“I was recording “Do you Really Want My Love” which was in The Beverly Hills Cop movie and Soundtrack which I won my Grammy for. The album to date has done over 40million world wide. It’s my biggest record to date. As Stevie was in the country recording and performing some dates, I asked him if he’d play drums on it. It was the first time that he was ever going to do a drum session for anybody, so I was more than chuffed.” – Junior Giscombe
Photo: Courtesy of David S. James
In Part One Junior spoke about his early career, the impact his song and video for ‘Mama Used To Say’ had on Michael Jackson as well as his own musical influences. In Part Two Junior talks about how he inspired Teddy Riley to create New Jack Swing (Swing Beat), his involvement with Heavy D & The Boyz, his copious writing and producing credits, the secret as to the longevity of his career and how, with the current success of The British Collective, he intends to be pumping out quality feel good vibes for many years to come.
Michael J Edwards: What was it like working with Stevie Wonder who also has a distinctive vocal.
Junior Giscombe: Stevie was great! I was recording “Do you Really Want My Love” which was in The Beverly Hills Cop movie and Soundtrack which I won my Grammy for. The album to date has done over 40million world wide. It’s my biggest record to date. As Stevie was in the country recording and performing some dates, I asked him if he’d play drums on it. It was the first time that he was ever going to do a drum session for anybody, so I was more than chuffed. He came in and started playing drums and I do a lick in ‘Do You Really Want My Love’ that is a Stevie Wonder lick. So he’s playing drums and he hears the lick and he falls back off of the drums stool and starts laughing… He’s killing himself laughing! We rushed into the drum booth picked him up, he was still laughing, then he says, “Hey Junior you stole that lick from me I got it from Clyde McPhatter he heard it from Johnny Ace, Johnny heard it from so and so, a real history lesson which I’ve never forgotten. The breakdown on the lick….:-)
What he was showing me was nothing is original. What makes it original is when you put your twist on it. It’s what you do with it that makes it stand out from the rest. There’s another track I did on the first album called, ‘Is This Love’. ‘Little Brother’ used it on a track called, ‘That Ain’t Love’. I looked it up and saw that it had done very well, then I read some of the comments people where making. When I first heard this tune, I thought it was Stevie Wonder, because of the way that the song moves and the fervour of the song. So people were saying that ‘Do You Really Want My Love’ was sounding more like Michael Jackson; people then turned around and said that on ‘Mama Used To Say’ you sound like Stevie Wonder. Then people listened to ‘Oh Louise’ and said you sound like so and so… It was, because nobody wanted to take on board that you actually had your own style. You couldn’t be English and have your own style. If you were English you had to be a derivative of someone else.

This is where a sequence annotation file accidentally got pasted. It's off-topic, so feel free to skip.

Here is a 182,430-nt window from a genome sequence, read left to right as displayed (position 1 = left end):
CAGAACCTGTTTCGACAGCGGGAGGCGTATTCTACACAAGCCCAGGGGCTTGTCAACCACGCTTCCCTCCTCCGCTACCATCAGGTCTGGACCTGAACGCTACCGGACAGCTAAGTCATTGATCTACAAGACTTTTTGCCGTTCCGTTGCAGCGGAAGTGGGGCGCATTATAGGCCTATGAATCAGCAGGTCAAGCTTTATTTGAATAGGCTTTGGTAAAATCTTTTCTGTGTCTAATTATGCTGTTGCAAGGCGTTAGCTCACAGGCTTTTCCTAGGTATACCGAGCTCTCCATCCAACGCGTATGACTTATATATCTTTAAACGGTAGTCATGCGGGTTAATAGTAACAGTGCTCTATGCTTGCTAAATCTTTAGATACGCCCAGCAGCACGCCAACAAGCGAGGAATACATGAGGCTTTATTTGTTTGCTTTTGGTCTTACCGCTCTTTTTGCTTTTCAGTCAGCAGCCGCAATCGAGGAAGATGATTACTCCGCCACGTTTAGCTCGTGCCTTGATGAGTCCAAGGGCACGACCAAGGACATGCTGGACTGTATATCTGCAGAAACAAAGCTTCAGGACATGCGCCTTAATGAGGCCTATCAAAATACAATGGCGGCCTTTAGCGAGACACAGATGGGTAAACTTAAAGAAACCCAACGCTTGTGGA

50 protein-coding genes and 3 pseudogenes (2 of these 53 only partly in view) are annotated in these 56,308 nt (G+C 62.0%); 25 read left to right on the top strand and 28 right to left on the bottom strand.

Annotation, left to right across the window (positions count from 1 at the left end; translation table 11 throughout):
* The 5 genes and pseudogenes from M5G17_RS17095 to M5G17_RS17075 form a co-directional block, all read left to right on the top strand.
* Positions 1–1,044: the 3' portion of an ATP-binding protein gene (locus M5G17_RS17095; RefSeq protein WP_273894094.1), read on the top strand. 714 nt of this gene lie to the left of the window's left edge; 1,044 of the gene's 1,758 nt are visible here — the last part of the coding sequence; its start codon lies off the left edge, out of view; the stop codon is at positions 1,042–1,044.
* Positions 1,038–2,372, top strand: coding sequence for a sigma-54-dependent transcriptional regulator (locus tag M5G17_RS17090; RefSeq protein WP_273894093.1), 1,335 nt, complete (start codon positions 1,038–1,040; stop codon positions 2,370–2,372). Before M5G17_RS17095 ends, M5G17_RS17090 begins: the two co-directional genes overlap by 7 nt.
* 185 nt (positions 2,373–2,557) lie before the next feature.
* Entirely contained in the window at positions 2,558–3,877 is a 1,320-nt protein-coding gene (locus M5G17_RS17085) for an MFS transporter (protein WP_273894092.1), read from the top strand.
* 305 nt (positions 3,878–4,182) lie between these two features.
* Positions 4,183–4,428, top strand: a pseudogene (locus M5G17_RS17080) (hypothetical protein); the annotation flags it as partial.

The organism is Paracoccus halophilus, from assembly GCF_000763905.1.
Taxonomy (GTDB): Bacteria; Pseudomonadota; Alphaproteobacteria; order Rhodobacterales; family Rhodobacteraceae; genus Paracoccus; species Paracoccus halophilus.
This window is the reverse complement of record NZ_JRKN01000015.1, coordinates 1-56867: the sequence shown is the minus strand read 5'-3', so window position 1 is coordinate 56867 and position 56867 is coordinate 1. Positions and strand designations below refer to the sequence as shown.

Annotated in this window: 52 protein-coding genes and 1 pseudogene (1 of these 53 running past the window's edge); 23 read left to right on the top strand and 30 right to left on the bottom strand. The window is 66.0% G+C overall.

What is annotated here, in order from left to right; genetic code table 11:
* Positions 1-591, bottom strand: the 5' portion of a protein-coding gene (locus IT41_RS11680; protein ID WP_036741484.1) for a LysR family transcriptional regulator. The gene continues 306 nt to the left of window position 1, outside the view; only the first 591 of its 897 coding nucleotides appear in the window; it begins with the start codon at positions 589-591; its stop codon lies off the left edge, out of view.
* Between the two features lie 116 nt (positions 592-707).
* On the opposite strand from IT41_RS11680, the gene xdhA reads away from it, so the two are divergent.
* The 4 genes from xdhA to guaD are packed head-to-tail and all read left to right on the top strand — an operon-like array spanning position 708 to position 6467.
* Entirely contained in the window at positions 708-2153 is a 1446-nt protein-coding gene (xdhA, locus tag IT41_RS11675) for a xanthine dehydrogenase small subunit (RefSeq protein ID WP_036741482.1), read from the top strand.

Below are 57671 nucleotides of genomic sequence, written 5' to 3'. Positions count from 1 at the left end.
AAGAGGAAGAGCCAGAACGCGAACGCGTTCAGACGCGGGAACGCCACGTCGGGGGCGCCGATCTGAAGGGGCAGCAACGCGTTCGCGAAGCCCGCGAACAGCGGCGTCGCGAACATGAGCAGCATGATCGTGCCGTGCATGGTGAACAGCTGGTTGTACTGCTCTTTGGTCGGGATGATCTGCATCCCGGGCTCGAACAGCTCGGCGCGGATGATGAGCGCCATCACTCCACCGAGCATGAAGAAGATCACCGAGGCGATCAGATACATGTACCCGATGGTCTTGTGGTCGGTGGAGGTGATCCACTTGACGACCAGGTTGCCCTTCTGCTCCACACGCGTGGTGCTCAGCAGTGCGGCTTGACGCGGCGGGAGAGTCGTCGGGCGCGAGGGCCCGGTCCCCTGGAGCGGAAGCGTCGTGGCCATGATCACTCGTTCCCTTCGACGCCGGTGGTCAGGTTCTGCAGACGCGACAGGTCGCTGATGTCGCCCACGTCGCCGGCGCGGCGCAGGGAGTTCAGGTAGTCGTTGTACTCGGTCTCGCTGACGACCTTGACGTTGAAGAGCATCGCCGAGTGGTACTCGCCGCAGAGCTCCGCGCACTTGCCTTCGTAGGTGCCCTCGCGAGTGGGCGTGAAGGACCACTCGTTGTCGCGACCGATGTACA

Junior & Stevie Wonder
Stevie (Wonder) came over and went on a TV programme, and he said, “The one artist in Britain that has something quite different going on is Junior!” The person interviewing him didn’t even want to talk about it, he went straight on, because they were looking for something white, something that had an R&B leaning to it…Junior wasn’t marketable, Junior didn’t smile all the time, Junior went into politics etc.
Michael J Edwards: You came back strong in 1990 with an album entitled ‘Stand Strong’ one of my favourite sets, giving big props to the underground circuit and chock full of powerful lyrics and beats throughout. You re-released it in 1992 under the title ‘Renewal’. Why do you think that album didn’t reach its full potential, given the critical acclaim it received?
Junior Giscombe: With the ‘Stand Strong’ album I can’t really say that it was the record company’s fault, as it was they who wanted to repackage the album and come with it again. They put out ‘Morning Will Come’; I was away I was in America and when I came back I remember being picked up at the airport and the first song I heard on the radio was ‘Morning Will Come’. The last tune I heard on the radio when I got out of the car was ‘Morning Will Come’! (Laughs) On every single pirate station you would hear ‘Morning Will Come’. Every Club or Rave that you went to you would hear ‘Morning Will Come’. If anything that was a calling card for the album. I think what happened was the record company released ‘Somebody’ first because of my time working with Arif Mardin. And because I hadn’t put an album out for a couple of years by that time, instead of actually putting it out as the new Junior record, they put it out as Junior produced by Arif Mardin.
Photo: Courtesy of David S. James